Posts Tagged ‘Daniel C. Peterson’

31
Aug

On the Alleged Clarity of Mormon Doctrine

   Posted by: Rob Bowman    in Mormonism, theology

In a recent blog piece entitled “On the Alleged Indeterminacy of Mormon Doctrine,” LDS scholar Daniel C. Peterson argues that “that Mormon doctrine is impossible to pin down.” Not so, according to Peterson. Even though they don’t produce detailed creeds, he argues, this doesn’t mean “that Mormonism lacks any and all doctrinal clarity.” As proof, Peterson rattles off a list of 50 questions he typed up quickly the night before: Does God exist? Is Jesus God’s Son? Did Jesus organize a church? And so on. He concludes:

Latter-day Saint teaching doesn’t aspire to be like a system of geometry, with propositions, theorems, and deductive proofs. But that doesn’t mean that Mormonism is a doctrinal free-for-all, a total chaos in which all is confusion.

Peterson’s blog article does a fine job—of diverting attention from the issue.

No one claims that Mormonism is unclear about absolutely everything. We all know that Mormons believe that God exists, that Jesus existed and rose from the dead, that Jesus visited the Americas, and so on. What Peterson has done here is to knock down a straw man. When evangelicals (like me!) talk about the difficulty of pinning down what Mormonism teaches, we are not talking about everything Mormons think but about key doctrinal issues on which clarity ought to be available in a religion that claims to have living prophets and an overabundance of scripture. Questions like these:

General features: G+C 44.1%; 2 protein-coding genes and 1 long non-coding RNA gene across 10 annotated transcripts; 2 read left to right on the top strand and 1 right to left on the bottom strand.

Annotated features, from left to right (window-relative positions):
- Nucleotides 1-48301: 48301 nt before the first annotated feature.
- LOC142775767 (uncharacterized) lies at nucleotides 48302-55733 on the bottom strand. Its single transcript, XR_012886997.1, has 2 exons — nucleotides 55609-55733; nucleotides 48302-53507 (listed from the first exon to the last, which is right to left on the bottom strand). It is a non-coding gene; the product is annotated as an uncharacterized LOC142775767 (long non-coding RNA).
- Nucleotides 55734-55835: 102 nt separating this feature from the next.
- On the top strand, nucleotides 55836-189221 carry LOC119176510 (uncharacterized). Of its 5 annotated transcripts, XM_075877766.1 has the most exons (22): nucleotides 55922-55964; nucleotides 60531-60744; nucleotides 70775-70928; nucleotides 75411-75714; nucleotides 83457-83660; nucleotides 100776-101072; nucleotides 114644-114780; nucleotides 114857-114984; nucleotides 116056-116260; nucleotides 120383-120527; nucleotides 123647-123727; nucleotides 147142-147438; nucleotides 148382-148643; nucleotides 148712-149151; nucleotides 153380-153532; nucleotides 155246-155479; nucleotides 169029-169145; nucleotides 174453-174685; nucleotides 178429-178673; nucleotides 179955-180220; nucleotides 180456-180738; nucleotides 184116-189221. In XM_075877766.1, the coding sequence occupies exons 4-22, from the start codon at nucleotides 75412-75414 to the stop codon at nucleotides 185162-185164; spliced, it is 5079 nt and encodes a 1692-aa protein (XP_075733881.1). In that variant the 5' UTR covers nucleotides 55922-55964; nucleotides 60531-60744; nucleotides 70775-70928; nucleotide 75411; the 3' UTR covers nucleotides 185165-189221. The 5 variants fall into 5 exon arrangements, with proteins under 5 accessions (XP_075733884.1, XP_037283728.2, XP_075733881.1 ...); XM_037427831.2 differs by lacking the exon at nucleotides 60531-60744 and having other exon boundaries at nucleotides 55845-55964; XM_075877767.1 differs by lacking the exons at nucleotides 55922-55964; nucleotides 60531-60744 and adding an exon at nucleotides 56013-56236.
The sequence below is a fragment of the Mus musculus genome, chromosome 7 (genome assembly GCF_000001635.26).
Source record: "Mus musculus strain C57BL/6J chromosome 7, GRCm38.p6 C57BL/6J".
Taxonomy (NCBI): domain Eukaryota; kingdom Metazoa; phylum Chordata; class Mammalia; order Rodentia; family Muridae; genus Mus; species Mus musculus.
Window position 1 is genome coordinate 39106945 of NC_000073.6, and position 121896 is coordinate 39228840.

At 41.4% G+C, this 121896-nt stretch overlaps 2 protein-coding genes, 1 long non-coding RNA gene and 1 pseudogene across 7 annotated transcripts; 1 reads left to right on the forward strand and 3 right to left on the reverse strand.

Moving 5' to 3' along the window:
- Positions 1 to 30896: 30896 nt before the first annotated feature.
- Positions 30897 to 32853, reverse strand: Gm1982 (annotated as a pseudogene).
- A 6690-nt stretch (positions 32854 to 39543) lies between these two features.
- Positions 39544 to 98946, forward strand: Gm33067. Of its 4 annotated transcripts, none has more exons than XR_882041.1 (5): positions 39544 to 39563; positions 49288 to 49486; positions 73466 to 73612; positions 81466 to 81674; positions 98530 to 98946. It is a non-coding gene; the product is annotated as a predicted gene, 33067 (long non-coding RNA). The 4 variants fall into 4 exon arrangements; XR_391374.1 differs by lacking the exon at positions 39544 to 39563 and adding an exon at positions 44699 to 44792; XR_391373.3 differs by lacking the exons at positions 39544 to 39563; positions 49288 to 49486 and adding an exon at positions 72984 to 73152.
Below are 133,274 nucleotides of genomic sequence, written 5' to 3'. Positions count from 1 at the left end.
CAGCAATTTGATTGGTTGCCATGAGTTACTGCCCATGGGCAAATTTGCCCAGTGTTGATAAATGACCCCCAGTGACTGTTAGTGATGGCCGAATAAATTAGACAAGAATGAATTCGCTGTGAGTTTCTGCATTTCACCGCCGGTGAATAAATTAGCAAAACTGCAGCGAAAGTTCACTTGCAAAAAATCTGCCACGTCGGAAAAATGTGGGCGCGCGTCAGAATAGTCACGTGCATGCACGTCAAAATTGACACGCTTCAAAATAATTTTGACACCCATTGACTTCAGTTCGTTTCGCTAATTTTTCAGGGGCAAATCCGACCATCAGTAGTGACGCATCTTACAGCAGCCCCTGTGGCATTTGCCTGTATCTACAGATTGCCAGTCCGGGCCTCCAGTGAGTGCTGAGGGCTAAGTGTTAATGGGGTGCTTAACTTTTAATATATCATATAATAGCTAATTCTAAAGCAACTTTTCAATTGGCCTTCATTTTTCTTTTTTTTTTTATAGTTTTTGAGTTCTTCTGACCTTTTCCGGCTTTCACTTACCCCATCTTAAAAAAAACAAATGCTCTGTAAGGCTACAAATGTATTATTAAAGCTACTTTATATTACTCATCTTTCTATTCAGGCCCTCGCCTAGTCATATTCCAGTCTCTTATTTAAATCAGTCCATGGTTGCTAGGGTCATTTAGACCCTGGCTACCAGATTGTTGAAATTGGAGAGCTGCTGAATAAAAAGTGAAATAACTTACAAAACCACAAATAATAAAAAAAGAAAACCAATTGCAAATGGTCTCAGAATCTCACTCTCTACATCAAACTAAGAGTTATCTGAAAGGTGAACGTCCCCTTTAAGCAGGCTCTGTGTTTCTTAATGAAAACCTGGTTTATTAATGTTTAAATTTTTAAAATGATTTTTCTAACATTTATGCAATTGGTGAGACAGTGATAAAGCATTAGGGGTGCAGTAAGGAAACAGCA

1. Did the Father become God after passing through a period of testing and exaltation, so that he was not always God but rather became God? (Joseph Smith said yes, but some Mormons today say no.)
  2. Was the Father a sinner during his mortality? Could he have been a sinner? (The LDS Church doesn’t seem to have a position on this question. Some Mormons answer yes to one or both questions, some say no.)
  3. Is the Father still progressing in knowledge or power? (Famously, Mormon leaders in the late nineteenth century publicly disagreed with one another on this question. It still comes up.)
  4. What is the relation of the Holy Ghost to the Father? Is the Holy Ghost another spirit son of the Father? If not, who is he? (I was once accused of misrepresenting the LDS position on this question—because I repeated what was in the Encyclopedia of Mormonism, which was written and edited by Mormon scholars.)
  5. Was there a God before our Heavenly Father who was his Father? Was there a Father before that one, and so in, in an infinite regress of divine Fathers? (Joseph clearly said yes to the first question and implicitly answered yes to the second. But the LDS Church no longer talks about these ancestors of Heavenly Father, and again different Mormons seem to have differing answers.)